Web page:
Tricyclic antidepressants

The first antidepressant had a tricyclic chemical structure (imipramine) and was discovered by chance in the 50s of the twentieth century – in the search for drugs for the treatment of schizophrenia. Tricyclic antidepressants (TCAs) were especially popular in the 1970s-1980s.

TCAs increase concentration and facilitate the transfer of both norepinephrine and serotonin between the neurons of the brain. These antidepressants, along with inhibition of seizure of data mediators, also affect other systems (cholinergic, histaminergic, muscarinic, etc.).

Previously, the range of indications for tricyclic antidepressants was quite wide: endogenous, psychogenic, somatogenic depressions, depressions in organic diseases of the central nervous system.

Along with the therapy of depressive phases (seizures), attempts were made to prolong the use of TCAs in the treatment of chronic depressions (dysthymia), and also as a means of preventing recurrent attacks of monopolar depressions.

A number of foreign researchers consider tricyclic antidepressants suitable for the treatment of, first of all, severe depressive states with a high risk of suicide and depressions resistant to other antidepressants.

With the use of clomipramine and amitriptyline in previously untreated patients with endogenous depression, improvement occurs in 65–80% of cases filed by D. Mulrowet al., (2000), the effectiveness of tricyclic antidepressants in the treatment of depression reaches 60% (2000).

It was noted that the effect in the process of treatment with tricyclic antidepressants does not occur immediately (excluding the drug’s hypnotic effect), but after a few weeks. The reason for this phenomenon is currently unknown, and it is not clear in which case which antidepressant will be more effective.

In the course of treatment with antidepressants, the dynamics of improving the patient’s condition are approximately as follows: at the first stage of therapy, sleep is normalized, then the severity of a number of autonomic disorders decreases, anxiety and anxiety disappears, there is an interest in life and the ability to experience a feeling of pleasure, and sorrow.

The common features of tricyclic antidepressants are the inhibitory effect on the reuptake of norepinephrine and serotonin, as well as other effects: anticholinergic, antihistamine, etc.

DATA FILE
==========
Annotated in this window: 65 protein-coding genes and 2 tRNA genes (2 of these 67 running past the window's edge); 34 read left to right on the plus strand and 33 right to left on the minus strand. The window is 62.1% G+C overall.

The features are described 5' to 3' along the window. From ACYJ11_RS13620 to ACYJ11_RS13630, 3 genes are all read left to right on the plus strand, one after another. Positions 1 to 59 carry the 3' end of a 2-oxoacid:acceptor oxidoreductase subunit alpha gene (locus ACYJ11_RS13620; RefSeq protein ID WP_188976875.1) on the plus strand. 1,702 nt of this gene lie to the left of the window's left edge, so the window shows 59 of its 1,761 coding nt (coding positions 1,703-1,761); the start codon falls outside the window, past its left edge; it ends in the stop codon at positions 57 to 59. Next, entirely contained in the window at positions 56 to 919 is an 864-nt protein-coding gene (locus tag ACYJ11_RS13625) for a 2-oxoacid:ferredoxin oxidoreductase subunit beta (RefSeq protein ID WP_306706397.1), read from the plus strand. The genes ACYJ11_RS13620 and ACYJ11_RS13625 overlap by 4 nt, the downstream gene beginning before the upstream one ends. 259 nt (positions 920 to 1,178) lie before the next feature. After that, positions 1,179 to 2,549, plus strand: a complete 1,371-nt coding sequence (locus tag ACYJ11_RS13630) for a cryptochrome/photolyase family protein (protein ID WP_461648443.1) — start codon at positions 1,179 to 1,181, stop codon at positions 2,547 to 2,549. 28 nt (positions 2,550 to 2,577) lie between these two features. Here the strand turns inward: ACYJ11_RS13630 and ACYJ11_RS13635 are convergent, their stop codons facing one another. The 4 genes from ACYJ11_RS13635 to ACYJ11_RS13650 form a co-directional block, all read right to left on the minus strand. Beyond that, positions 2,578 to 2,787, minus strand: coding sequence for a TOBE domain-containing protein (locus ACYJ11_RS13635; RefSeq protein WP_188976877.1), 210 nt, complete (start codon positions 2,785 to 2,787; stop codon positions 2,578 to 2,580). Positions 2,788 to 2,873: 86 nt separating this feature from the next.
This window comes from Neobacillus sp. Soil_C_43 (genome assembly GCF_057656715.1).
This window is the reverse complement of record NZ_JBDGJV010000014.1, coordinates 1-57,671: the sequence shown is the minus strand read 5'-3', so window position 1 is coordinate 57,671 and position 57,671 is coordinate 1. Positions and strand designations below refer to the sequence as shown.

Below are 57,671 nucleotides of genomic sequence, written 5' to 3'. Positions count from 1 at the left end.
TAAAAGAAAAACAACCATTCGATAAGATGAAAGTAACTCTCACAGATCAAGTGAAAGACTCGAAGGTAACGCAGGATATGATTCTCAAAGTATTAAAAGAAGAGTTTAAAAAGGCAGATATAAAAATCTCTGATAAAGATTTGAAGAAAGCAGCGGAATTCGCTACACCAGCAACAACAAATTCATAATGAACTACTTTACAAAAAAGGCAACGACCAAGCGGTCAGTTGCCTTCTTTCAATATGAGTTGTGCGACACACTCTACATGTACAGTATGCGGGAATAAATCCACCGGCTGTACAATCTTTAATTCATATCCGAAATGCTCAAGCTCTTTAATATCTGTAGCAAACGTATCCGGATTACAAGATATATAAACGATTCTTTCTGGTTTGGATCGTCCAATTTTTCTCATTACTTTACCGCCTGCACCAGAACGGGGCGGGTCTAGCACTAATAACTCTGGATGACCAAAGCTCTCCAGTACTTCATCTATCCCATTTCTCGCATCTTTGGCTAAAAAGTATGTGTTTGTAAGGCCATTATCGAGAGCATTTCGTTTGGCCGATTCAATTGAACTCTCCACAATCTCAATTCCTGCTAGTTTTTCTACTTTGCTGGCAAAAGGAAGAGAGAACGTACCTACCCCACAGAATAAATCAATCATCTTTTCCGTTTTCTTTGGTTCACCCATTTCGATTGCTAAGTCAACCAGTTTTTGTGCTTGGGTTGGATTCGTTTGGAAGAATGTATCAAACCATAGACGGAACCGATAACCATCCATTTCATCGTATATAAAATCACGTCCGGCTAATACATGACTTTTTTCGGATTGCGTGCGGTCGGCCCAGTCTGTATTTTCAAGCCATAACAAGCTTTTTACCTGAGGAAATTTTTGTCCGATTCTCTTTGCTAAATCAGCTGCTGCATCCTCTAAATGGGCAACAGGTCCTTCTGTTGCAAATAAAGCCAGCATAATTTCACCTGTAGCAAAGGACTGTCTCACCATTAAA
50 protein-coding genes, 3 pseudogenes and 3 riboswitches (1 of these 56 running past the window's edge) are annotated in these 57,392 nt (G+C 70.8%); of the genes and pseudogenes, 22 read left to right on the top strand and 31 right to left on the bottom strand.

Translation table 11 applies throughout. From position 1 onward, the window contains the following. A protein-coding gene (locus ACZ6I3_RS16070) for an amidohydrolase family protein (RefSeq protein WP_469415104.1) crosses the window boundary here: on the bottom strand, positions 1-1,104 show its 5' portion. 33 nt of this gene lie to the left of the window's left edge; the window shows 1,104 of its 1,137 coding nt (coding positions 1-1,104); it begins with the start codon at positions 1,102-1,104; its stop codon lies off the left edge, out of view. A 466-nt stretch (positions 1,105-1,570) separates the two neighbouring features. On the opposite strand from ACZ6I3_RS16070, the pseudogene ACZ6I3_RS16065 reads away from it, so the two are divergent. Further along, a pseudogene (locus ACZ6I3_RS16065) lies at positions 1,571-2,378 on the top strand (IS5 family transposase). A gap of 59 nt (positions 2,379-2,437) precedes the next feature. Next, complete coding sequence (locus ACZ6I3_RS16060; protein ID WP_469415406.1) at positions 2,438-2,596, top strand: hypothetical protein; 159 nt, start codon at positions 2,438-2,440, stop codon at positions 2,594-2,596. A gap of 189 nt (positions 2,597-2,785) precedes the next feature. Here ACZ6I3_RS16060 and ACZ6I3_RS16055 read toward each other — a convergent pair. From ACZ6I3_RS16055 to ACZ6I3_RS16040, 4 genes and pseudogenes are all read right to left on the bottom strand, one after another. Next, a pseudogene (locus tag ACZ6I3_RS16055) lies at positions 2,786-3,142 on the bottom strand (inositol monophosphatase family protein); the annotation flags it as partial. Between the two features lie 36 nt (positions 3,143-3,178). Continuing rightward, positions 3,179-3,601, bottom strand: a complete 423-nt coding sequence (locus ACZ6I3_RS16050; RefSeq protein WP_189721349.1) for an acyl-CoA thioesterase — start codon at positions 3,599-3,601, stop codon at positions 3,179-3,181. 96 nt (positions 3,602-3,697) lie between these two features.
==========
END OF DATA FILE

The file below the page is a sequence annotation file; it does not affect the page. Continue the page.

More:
Side Effects of TCAs

During the treatment of TCA, a sufficiently large number of side effects occur. When taking tricyclic antidepressants, 30% of patients are forced to refuse treatment because of the severity of side effects, whereas in the case of prescription of antidepressants of later generations, only 15% of patients have to interrupt their medication. In elderly patients, TCAs can cause a state of confusion and myoclonic seizures.

The most common consequence of the anticholinergic effect of TCAs is dry mouth, constipation, urinary retention, orthostatic hypotension, drowsiness and lethargy, less frequent palpitations, and in some cases, impaired consciousness. Amitriptyline and clomipramine have the most pronounced side effects.

Antihistamine action is expressed in weight gain, drowsiness, lowering blood pressure (orthostatic collapse is possible).

Effects on alpha adrenergic receptors also cause hypotension and drowsiness. Inhibition of norepinephrine uptake is manifested by tachycardia, muscle twitching, sexual dysfunction: erectile dysfunction, ejaculation.

The result of inhibition of dopamine uptake is motor arousal, exacerbation of psychopathological symptoms.

Inhibition of serotonin uptake is manifested by decreased appetite, nausea, dyspepsia, weakening of erection, ejaculation, deterioration of vision (with contact lenses, the feeling is “sand in the eyes”).

Most of the side effects disappear with time, but in some cases a reduction in the dosage of the drug or its replacement is required.

However, patients themselves can reduce the severity of side effects, for example, when dry mouth sugary sweets, sugar-free, or chewing gum are advised.

It is not recommended to give TCAs to those patients who express suicidal thoughts if the patients at this time point are outside the hospital.

It is well known toxic effects of TCA on the heart, usually manifested in conduction disturbances, accelerating the heart rate rhythm. In violation of the function of the sinus node, the appearance of bradyarrhythmia may occur when taking TCAs. When taking these drugs often develops the phenomenon of increasing the QT interval on the ECG, as a result of the above, the appearance of ventricular tachycardia is possible.

In case of hypersensitivity to these medications, skin disorders, changes in the functionality of the liver and blood are possible. As noted above, the effect on the central nervous system can be manifested by convulsive seizures.

The side effects caused by TCAs often limit the possibility of using adequate doses, and a significant number of patients are forced to receive treatment with insufficient doses. Thus, according to J. McCombs et al. (1990), up to 80% of patients receive treatment with insufficient doses for the effect of drugs. In addition, treatment with low doses creates the danger of the transition of the acute phase to the chronic phase (Bovin R.Ya. et al., 1989).

Abrupt withdrawal of TCAs can lead to anxiety, anxiety, insomnia, severe autonomic disorders, muscle pain, nausea and vomiting (Dilsaver C. et al, 1987).

local_offerevent_note March 29, 2019

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